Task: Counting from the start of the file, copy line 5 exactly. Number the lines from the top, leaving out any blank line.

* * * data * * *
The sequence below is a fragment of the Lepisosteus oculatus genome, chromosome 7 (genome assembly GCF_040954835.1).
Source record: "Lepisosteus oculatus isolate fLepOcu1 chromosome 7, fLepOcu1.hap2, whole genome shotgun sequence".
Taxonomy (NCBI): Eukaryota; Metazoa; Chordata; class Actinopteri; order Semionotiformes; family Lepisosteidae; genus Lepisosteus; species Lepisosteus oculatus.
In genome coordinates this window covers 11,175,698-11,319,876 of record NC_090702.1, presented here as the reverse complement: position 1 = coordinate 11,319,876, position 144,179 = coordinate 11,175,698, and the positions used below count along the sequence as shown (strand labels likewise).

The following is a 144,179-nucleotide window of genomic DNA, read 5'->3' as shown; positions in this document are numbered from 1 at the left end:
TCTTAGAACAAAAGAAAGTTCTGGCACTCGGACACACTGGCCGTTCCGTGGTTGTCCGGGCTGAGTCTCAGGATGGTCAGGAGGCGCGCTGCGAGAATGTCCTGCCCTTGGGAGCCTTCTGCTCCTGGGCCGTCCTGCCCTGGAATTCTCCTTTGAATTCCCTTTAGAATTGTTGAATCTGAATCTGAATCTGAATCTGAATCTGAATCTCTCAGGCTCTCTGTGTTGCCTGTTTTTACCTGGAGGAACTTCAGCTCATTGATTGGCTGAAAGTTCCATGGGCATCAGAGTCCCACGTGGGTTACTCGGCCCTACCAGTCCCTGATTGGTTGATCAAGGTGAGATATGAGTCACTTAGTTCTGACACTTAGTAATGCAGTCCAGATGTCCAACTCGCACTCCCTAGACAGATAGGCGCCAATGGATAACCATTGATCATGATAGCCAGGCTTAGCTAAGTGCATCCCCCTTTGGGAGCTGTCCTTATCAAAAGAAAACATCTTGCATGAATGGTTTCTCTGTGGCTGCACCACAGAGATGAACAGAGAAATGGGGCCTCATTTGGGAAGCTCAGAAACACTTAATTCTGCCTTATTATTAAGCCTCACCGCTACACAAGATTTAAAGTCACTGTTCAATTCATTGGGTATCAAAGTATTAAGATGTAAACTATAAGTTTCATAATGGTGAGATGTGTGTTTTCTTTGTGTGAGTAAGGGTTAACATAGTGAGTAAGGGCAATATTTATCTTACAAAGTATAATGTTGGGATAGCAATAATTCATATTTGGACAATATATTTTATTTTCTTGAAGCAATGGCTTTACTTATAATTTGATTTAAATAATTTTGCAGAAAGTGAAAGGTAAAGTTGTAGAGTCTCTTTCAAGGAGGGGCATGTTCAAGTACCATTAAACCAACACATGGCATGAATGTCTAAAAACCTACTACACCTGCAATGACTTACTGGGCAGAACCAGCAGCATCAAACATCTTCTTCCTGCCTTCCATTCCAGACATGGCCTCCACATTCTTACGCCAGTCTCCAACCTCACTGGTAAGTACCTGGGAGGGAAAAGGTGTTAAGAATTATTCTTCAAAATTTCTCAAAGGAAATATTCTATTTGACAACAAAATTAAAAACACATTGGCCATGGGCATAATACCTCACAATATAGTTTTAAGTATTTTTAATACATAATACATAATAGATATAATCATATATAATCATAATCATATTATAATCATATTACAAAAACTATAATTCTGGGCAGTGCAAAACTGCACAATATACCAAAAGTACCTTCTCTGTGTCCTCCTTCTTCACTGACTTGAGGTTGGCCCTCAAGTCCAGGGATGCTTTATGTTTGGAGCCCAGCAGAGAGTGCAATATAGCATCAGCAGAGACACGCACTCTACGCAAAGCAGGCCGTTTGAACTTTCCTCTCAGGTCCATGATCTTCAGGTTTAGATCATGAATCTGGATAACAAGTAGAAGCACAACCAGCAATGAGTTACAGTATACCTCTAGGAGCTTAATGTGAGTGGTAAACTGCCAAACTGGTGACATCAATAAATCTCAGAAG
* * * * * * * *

The following is a 144,179-nucleotide window of genomic DNA, read 5'->3' as shown; positions in this document are numbered from 1 at the left end: